Jul 202011

by Kathryn Cai

Part of the reason why I love the summertime is that I’m so happy and carefree. I can bask in sunshine all day long and play outside surrounded by growing things. It would be silly to overlook, however, the contribution that food brings to my happy, healthy mentality. In the summer, I happily admit my  consumption of alarmingly large quantities of fresh fruit and produce. I am among the fortunate, however, when it comes to getting enough to eat, and furthermore getting enough that is healthy for me to eat.

The Food Security Assessment of the USDA (measuring food security in developing countries for the coming decade) estimates that approximately 882 million people are classified as “food insecure,” a designation that refers to an inability to access food that would fulfill adequate nutritional value. “Food security” encompasses “the ready availability of nutritionally adequate and safe foods” as well as “an assured ability to acquire acceptable foods in socially acceptable ways.” The study predicts that the current level of food insecurity will only decrease by an aggregate 1% over the course of the decade, and that the situation in sub-Saharan Africa is particularly dire.

However, food insecurity is hardly an issue confined to the developing world. Prosperity in the United States itself is far from evenly distributed, and over 50 million people in the U.S. are food insecure. In the Smith School’s own backyard, the District of Columbia experiences food insecurity at a significantly higher rate than the national average, with most recent average values of 11.1% of households food insecure in D.C. versus 9.7% nationally.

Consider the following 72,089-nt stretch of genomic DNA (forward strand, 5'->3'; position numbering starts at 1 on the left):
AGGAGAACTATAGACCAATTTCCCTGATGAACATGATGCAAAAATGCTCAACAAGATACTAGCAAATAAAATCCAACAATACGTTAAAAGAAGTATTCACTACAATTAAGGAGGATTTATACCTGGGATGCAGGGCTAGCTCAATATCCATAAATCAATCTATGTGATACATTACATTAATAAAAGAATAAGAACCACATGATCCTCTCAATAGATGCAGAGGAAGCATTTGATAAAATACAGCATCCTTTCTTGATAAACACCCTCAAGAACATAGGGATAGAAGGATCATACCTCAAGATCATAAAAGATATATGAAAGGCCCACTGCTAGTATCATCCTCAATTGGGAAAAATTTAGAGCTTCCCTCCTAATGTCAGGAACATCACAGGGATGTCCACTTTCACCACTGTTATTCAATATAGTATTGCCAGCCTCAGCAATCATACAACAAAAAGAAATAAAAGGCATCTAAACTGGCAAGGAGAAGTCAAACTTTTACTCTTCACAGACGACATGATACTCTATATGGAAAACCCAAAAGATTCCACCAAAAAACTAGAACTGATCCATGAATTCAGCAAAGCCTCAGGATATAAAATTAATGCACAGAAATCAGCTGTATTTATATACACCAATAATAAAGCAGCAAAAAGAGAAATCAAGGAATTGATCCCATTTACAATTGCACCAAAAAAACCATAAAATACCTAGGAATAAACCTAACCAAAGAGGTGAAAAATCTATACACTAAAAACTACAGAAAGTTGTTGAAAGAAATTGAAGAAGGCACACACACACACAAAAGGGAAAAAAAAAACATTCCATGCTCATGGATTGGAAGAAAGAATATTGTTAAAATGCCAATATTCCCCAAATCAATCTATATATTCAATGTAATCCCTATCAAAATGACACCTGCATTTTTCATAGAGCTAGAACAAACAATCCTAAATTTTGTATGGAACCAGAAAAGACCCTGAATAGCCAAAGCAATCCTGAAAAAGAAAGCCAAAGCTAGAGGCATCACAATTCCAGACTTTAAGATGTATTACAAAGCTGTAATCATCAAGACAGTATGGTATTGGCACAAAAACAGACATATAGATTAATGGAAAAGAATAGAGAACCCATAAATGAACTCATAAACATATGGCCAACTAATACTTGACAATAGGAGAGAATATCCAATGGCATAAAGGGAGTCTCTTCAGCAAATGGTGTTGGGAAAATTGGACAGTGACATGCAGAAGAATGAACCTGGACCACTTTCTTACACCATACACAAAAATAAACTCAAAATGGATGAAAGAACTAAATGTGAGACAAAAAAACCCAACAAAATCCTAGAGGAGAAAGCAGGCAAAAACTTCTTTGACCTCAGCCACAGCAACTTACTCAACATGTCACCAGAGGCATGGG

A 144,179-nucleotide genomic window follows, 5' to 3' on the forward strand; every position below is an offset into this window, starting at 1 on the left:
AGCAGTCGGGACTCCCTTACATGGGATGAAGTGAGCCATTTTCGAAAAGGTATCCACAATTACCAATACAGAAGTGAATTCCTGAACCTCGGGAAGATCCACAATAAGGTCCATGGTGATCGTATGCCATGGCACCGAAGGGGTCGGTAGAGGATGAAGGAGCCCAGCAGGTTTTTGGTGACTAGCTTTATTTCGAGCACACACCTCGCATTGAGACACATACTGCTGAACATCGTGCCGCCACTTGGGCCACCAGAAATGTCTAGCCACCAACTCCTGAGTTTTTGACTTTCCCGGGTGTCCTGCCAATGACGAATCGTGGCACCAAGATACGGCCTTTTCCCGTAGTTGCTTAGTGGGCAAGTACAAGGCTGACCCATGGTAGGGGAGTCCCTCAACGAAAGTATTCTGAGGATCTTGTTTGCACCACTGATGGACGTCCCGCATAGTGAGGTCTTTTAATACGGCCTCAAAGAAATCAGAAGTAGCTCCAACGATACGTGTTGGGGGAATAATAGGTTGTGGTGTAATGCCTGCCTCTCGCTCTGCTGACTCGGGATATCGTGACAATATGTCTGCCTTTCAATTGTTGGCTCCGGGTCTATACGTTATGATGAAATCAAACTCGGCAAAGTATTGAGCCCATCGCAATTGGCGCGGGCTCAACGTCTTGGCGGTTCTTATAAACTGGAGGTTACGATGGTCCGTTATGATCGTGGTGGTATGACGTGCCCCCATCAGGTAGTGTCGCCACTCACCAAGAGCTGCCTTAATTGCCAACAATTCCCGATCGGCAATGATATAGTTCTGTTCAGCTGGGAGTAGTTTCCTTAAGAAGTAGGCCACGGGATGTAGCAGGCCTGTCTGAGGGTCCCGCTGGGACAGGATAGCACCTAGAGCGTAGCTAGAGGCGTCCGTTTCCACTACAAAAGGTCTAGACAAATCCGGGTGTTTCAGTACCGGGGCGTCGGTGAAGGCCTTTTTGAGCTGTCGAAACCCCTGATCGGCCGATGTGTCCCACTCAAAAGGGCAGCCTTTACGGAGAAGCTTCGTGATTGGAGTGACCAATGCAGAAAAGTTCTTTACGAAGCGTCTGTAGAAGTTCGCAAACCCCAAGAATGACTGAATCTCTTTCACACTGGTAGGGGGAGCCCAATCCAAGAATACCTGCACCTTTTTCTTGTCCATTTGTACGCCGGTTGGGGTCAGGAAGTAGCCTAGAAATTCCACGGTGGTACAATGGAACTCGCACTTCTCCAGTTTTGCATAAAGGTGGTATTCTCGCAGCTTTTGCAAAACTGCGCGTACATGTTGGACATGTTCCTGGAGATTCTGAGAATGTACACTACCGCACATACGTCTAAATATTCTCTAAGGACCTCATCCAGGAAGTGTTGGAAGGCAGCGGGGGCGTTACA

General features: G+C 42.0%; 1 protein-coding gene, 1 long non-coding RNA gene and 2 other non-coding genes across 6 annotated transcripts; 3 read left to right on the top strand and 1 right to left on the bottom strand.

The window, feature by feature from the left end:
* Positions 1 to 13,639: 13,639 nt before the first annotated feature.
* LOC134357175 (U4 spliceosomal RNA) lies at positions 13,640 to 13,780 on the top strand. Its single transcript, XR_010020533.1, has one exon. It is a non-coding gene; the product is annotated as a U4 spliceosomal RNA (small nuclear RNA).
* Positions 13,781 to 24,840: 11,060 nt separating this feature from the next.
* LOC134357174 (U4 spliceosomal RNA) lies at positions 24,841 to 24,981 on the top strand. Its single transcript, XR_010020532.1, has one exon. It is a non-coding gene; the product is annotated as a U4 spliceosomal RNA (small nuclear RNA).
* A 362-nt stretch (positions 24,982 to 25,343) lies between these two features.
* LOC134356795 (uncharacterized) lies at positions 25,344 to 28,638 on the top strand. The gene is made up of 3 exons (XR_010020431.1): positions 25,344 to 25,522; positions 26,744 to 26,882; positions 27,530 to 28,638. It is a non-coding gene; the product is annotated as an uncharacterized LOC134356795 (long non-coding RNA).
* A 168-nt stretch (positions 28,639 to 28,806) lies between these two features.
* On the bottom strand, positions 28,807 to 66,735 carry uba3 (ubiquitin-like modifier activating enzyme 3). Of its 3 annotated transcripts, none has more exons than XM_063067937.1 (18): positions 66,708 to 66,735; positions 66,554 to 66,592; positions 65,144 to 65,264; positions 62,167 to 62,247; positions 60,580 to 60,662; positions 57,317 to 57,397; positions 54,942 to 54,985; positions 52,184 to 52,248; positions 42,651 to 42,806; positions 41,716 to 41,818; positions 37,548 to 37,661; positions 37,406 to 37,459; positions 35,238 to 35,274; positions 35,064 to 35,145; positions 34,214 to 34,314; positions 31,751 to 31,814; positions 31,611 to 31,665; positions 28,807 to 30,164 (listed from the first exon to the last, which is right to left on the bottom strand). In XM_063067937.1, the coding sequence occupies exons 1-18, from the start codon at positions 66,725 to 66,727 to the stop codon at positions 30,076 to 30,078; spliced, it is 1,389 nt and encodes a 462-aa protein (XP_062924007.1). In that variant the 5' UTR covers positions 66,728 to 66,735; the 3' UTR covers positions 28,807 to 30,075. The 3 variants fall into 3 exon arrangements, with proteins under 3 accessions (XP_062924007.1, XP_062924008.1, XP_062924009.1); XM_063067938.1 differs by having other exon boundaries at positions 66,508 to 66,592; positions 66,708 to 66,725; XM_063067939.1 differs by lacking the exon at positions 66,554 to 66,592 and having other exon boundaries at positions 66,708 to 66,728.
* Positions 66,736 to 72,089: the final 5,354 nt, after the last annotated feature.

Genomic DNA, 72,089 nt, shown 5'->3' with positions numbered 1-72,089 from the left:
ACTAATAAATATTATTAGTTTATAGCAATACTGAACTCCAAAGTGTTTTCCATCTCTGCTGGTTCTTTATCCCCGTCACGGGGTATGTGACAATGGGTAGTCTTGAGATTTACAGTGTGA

As the global food crisis deepens, consumers and businesses in the past few years have increasingly recognized the importance of attempting to reduce food waste. Composting has become mainstream and available to restaurants and larger food providers, while organizations like Feeding America (formerly America’s Second Harvest) are able to collect leftover uneaten food from restaurants and redistribute it in their kitchens.

While these efforts are undoubtedly vital in reducing waste and contributing to a more sustainable approach to managing food, I continue to be troubled by the implications of the mentality that creates so much unwanted food in the first place. After all, composting large amounts of food that could have been consumed in the first place by people who need it requires both the time and energy to restart the cycle and convert those nutrients back into a usable product. Recycling, as ever, should not take the place of reduction in the first place: buy and use what is needed, and produce less waste in general.

That being said, composting the inevitable waste that will be produced, however little, is certainly far more sustainable that dumping it in the trash, and contributing to food kitchens is a way to put leftover food to good use. While a fundamental paradigm shift is needed to alter the way we view consumption, we should also recognize the efforts of those taking action now and working to build a more sustainable and conscientious system within our present framework.

Kathryn Cai (UG ’11) is a Summer Intern at the Center of Social Value Creation at the Robert H. Smith School of Business of the University of Maryland, and works in special projects and social media strategy.

  One Response to “Composting vs. Reducing: Finding a Happy Medium for Food Consumption”

  1. With approximately 12% of municipally-generated waste comprised of food scraps it is important that we utilize composting as a reactive effort. However, you make a very good point (and one that is often never addressed) that perhaps a proactive approach of less consumption (the key approach of “REDUCE”) may in fact be a stronger factor in our overall environmental efforts.

    If composting can help divert alomost 32 million tons a year from our landfills, just imagine what we might be able to accomplish through reduction.

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